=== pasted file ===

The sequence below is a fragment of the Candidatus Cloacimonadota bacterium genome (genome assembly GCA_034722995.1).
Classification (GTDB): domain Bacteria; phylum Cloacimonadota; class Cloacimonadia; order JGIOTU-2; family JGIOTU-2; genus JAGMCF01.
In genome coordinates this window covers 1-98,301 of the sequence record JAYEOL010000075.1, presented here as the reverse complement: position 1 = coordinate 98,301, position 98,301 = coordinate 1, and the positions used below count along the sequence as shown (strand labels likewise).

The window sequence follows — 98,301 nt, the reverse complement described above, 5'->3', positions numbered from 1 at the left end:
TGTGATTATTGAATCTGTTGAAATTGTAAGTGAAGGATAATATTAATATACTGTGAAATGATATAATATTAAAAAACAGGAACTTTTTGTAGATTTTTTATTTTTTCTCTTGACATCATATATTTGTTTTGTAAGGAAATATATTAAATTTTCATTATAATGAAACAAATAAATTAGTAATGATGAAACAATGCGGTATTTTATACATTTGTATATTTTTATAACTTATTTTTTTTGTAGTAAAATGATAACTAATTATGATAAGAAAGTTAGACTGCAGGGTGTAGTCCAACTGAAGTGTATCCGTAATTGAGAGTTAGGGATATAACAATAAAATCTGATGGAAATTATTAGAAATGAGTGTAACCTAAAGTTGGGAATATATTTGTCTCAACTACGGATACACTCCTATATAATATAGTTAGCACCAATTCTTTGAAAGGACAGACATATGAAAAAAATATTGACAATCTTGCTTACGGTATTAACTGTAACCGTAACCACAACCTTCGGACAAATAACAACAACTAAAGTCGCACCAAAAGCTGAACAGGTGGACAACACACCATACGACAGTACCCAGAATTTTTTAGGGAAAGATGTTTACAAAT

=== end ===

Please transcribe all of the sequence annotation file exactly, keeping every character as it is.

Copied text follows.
The sequence below is a fragment of the Candidatus Cloacimonadota bacterium genome (genome assembly GCA_034722995.1).
Classification (GTDB): domain Bacteria; phylum Cloacimonadota; class Cloacimonadia; order JGIOTU-2; family JGIOTU-2; genus JAGMCF01.
In genome coordinates this window covers 1-98,301 of the sequence record JAYEOL010000075.1, presented here as the reverse complement: position 1 = coordinate 98,301, position 98,301 = coordinate 1, and the positions used below count along the sequence as shown (strand labels likewise).

The window sequence follows — 98,301 nt, the reverse complement described above, 5'->3', positions numbered from 1 at the left end:
TGTGATTATTGAATCTGTTGAAATTGTAAGTGAAGGATAATATTAATATACTGTGAAATGATATAATATTAAAAAACAGGAACTTTTTGTAGATTTTTTATTTTTTCTCTTGACATCATATATTTGTTTTGTAAGGAAATATATTAAATTTTCATTATAATGAAACAAATAAATTAGTAATGATGAAACAATGCGGTATTTTATACATTTGTATATTTTTATAACTTATTTTTTTTGTAGTAAAATGATAACTAATTATGATAAGAAAGTTAGACTGCAGGGTGTAGTCCAACTGAAGTGTATCCGTAATTGAGAGTTAGGGATATAACAATAAAATCTGATGGAAATTATTAGAAATGAGTGTAACCTAAAGTTGGGAATATATTTGTCTCAACTACGGATACACTCCTATATAATATAGTTAGCACCAATTCTTTGAAAGGACAGACATATGAAAAAAATATTGACAATCTTGCTTACGGTATTAACTGTAACCGTAACCACAACCTTCGGACAAATAACAACAACTAAAGTCGCACCAAAAGCTGAACAGGTGGACAACACACCATACGACAGTACCCAGAATTTTTTAGGGAAAGATGTTTACAAAT